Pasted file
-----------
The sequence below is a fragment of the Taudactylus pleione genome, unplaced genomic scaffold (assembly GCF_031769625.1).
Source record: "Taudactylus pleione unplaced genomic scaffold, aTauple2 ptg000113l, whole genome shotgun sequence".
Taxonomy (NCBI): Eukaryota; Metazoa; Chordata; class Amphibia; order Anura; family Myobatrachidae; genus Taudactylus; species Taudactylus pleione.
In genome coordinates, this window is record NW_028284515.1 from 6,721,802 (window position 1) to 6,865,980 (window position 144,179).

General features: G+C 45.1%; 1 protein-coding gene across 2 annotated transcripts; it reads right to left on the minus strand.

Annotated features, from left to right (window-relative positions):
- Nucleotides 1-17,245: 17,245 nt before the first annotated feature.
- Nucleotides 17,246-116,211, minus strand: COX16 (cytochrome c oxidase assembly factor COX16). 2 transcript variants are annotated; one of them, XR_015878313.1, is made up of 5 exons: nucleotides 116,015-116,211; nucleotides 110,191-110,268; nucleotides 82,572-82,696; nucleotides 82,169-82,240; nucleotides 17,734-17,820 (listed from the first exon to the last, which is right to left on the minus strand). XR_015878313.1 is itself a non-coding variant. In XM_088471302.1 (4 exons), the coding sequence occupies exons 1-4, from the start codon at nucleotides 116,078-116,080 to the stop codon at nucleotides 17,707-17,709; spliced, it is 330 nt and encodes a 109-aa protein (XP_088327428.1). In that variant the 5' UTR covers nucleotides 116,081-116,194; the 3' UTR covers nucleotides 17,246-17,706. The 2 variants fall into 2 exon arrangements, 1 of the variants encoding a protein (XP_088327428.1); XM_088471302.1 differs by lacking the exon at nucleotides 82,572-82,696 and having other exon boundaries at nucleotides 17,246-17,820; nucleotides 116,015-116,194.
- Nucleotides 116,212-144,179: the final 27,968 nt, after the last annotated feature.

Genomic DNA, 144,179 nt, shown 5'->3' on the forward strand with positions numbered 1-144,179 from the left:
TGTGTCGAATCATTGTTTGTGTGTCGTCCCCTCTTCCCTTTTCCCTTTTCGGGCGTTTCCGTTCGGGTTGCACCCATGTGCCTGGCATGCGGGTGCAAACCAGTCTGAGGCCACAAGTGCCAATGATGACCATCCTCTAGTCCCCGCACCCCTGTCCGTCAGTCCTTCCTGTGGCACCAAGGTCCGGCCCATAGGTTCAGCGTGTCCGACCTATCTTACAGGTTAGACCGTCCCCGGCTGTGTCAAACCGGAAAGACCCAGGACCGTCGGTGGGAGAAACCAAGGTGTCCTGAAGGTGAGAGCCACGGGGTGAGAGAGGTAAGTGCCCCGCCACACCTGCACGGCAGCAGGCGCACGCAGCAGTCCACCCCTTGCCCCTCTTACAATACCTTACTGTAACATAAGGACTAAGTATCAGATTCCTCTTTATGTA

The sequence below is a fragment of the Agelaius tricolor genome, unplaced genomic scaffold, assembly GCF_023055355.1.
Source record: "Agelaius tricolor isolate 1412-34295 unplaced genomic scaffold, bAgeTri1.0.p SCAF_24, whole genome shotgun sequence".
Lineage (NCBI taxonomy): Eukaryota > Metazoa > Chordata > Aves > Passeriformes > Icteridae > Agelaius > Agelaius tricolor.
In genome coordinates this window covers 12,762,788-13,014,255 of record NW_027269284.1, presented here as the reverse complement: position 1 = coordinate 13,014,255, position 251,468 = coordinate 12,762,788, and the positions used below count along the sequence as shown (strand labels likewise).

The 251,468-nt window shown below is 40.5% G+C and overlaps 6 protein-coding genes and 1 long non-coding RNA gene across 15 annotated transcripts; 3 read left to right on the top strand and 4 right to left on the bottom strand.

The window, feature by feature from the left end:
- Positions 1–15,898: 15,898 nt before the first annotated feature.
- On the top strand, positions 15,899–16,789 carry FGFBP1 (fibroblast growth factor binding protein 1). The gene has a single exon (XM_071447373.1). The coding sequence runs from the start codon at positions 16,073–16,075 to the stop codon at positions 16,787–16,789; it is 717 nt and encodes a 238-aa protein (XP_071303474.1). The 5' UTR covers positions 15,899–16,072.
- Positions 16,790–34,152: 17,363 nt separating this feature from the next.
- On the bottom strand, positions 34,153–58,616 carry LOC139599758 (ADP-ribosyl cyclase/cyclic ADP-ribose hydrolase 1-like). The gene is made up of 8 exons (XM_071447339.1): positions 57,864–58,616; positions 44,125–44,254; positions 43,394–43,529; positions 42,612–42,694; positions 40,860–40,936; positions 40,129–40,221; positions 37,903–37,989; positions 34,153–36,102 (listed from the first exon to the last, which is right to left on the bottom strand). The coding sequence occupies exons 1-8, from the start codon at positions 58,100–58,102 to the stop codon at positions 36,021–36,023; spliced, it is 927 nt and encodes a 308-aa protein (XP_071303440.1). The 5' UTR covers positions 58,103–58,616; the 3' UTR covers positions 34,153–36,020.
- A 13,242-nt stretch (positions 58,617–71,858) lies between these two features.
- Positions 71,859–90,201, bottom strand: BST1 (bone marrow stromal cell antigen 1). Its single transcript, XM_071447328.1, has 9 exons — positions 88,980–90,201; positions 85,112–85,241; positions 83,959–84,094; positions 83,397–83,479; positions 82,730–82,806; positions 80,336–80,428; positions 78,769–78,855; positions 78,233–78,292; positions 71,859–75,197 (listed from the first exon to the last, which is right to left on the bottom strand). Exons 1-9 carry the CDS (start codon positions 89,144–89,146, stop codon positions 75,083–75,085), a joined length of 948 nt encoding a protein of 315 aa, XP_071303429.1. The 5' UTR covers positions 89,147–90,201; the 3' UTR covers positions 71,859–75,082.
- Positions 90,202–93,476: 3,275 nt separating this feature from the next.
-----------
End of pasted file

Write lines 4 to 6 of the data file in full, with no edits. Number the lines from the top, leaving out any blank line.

In genome coordinates, this window is record NW_028284515.1 from 6,721,802 (window position 1) to 6,865,980 (window position 144,179).

General features: G+C 45.1%; 1 protein-coding gene across 2 annotated transcripts; it reads right to left on the minus strand.

Annotated features, from left to right (window-relative positions):